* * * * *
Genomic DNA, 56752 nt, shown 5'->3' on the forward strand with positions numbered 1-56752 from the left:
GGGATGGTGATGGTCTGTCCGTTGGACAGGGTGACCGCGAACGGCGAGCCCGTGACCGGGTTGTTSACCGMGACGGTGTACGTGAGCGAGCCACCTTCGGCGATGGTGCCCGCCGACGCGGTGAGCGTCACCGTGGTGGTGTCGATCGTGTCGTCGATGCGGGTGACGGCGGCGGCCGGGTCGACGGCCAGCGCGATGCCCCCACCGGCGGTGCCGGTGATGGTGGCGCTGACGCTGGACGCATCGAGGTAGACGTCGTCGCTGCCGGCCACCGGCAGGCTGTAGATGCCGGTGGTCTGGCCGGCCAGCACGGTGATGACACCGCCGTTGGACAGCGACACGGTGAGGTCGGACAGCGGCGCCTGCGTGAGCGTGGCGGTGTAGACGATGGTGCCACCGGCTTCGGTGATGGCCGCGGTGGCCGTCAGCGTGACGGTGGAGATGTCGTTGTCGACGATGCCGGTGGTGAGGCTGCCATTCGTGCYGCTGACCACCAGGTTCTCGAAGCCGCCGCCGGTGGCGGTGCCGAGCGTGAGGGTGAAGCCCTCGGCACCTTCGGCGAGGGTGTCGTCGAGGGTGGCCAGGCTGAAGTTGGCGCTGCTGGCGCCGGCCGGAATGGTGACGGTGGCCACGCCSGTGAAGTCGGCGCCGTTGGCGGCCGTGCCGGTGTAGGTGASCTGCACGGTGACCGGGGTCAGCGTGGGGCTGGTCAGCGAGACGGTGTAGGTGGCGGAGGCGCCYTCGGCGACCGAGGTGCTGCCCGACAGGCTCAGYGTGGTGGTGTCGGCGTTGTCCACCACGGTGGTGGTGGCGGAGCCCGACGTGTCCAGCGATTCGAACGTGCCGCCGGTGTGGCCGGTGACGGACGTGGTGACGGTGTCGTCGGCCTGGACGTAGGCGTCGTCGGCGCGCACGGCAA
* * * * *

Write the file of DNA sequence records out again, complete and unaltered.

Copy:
Genomic DNA, 56752 nt, shown 5'->3' on the forward strand with positions numbered 1-56752 from the left:
GGGATGGTGATGGTCTGTCCGTTGGACAGGGTGACCGCGAACGGCGAGCCCGTGACCGGGTTGTTSACCGMGACGGTGTACGTGAGCGAGCCACCTTCGGCGATGGTGCCCGCCGACGCGGTGAGCGTCACCGTGGTGGTGTCGATCGTGTCGTCGATGCGGGTGACGGCGGCGGCCGGGTCGACGGCCAGCGCGATGCCCCCACCGGCGGTGCCGGTGATGGTGGCGCTGACGCTGGACGCATCGAGGTAGACGTCGTCGCTGCCGGCCACCGGCAGGCTGTAGATGCCGGTGGTCTGGCCGGCCAGCACGGTGATGACACCGCCGTTGGACAGCGACACGGTGAGGTCGGACAGCGGCGCCTGCGTGAGCGTGGCGGTGTAGACGATGGTGCCACCGGCTTCGGTGATGGCCGCGGTGGCCGTCAGCGTGACGGTGGAGATGTCGTTGTCGACGATGCCGGTGGTGAGGCTGCCATTCGTGCYGCTGACCACCAGGTTCTCGAAGCCGCCGCCGGTGGCGGTGCCGAGCGTGAGGGTGAAGCCCTCGGCACCTTCGGCGAGGGTGTCGTCGAGGGTGGCCAGGCTGAAGTTGGCGCTGCTGGCGCCGGCCGGAATGGTGACGGTGGCCACGCCSGTGAAGTCGGCGCCGTTGGCGGCCGTGCCGGTGTAGGTGASCTGCACGGTGACCGGGGTCAGCGTGGGGCTGGTCAGCGAGACGGTGTAGGTGGCGGAGGCGCCYTCGGCGACCGAGGTGCTGCCCGACAGGCTCAGYGTGGTGGTGTCGGCGTTGTCCACCACGGTGGTGGTGGCGGAGCCCGACGTGTCCAGCGATTCGAACGTGCCGCCGGTGTGGCCGGTGACGGACGTGGTGACGGTGTCGTCGGCCTGGACGTAGGCGTCGTCGGCGCGCACGGCAA